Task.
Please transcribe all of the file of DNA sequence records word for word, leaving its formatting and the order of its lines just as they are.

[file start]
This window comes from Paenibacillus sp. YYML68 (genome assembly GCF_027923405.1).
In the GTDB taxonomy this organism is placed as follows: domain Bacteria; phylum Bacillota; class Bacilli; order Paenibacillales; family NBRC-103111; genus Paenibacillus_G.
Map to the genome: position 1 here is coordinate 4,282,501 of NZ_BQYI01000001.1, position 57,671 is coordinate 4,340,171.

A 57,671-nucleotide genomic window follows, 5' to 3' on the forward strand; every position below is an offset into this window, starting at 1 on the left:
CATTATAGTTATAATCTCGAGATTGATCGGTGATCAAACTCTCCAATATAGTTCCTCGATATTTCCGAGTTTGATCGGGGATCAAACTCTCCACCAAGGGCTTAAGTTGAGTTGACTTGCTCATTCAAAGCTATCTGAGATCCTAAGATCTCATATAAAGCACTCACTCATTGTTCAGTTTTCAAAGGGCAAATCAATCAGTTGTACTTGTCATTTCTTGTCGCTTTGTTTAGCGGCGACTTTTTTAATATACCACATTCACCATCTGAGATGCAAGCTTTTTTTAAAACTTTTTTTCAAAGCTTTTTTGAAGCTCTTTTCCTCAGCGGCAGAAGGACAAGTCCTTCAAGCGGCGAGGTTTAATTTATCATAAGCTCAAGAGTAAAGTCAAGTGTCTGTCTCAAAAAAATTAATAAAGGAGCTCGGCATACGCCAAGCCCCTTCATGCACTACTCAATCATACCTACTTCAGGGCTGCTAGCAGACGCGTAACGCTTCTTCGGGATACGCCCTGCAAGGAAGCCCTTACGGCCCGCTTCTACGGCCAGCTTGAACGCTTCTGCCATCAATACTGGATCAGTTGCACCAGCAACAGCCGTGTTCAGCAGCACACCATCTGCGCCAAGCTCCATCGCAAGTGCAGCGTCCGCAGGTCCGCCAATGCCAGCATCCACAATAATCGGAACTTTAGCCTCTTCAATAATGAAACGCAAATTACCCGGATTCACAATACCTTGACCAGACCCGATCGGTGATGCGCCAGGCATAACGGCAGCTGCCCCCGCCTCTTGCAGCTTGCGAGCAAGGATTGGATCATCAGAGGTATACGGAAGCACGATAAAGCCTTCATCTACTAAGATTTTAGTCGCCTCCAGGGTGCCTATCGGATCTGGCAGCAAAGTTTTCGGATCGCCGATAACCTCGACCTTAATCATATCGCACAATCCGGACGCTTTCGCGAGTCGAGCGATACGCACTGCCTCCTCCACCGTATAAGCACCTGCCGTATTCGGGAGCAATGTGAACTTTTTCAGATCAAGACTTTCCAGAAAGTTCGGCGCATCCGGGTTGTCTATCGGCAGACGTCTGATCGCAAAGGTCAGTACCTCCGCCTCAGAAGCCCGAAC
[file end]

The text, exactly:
This window comes from Paenibacillus sp. YYML68 (genome assembly GCF_027923405.1).
In the GTDB taxonomy this organism is placed as follows: domain Bacteria; phylum Bacillota; class Bacilli; order Paenibacillales; family NBRC-103111; genus Paenibacillus_G.
Map to the genome: position 1 here is coordinate 4,282,501 of NZ_BQYI01000001.1, position 57,671 is coordinate 4,340,171.

A 57,671-nucleotide genomic window follows, 5' to 3' on the forward strand; every position below is an offset into this window, starting at 1 on the left:
CATTATAGTTATAATCTCGAGATTGATCGGTGATCAAACTCTCCAATATAGTTCCTCGATATTTCCGAGTTTGATCGGGGATCAAACTCTCCACCAAGGGCTTAAGTTGAGTTGACTTGCTCATTCAAAGCTATCTGAGATCCTAAGATCTCATATAAAGCACTCACTCATTGTTCAGTTTTCAAAGGGCAAATCAATCAGTTGTACTTGTCATTTCTTGTCGCTTTGTTTAGCGGCGACTTTTTTAATATACCACATTCACCATCTGAGATGCAAGCTTTTTTTAAAACTTTTTTTCAAAGCTTTTTTGAAGCTCTTTTCCTCAGCGGCAGAAGGACAAGTCCTTCAAGCGGCGAGGTTTAATTTATCATAAGCTCAAGAGTAAAGTCAAGTGTCTGTCTCAAAAAAATTAATAAAGGAGCTCGGCATACGCCAAGCCCCTTCATGCACTACTCAATCATACCTACTTCAGGGCTGCTAGCAGACGCGTAACGCTTCTTCGGGATACGCCCTGCAAGGAAGCCCTTACGGCCCGCTTCTACGGCCAGCTTGAACGCTTCTGCCATCAATACTGGATCAGTTGCACCAGCAACAGCCGTGTTCAGCAGCACACCATCTGCGCCAAGCTCCATCGCAAGTGCAGCGTCCGCAGGTCCGCCAATGCCAGCATCCACAATAATCGGAACTTTAGCCTCTTCAATAATGAAACGCAAATTACCCGGATTCACAATACCTTGACCAGACCCGATCGGTGATGCGCCAGGCATAACGGCAGCTGCCCCCGCCTCTTGCAGCTTGCGAGCAAGGATTGGATCATCAGAGGTATACGGAAGCACGATAAAGCCTTCATCTACTAAGATTTTAGTCGCCTCCAGGGTGCCTATCGGATCTGGCAGCAAAGTTTTCGGATCGCCGATAACCTCGACCTTAATCATATCGCACAATCCGGACGCTTTCGCGAGTCGAGCGATACGCACTGCCTCCTCCACCGTATAAGCACCTGCCGTATTCGGGAGCAATGTGAACTTTTTCAGATCAAGACTTTCCAGAAAGTTCGGCGCATCCGGGTTGTCTATCGGCAGACGTCTGATCGCAAAGGTCAGTACCTCCGCCTCAGAAGCCCGAAC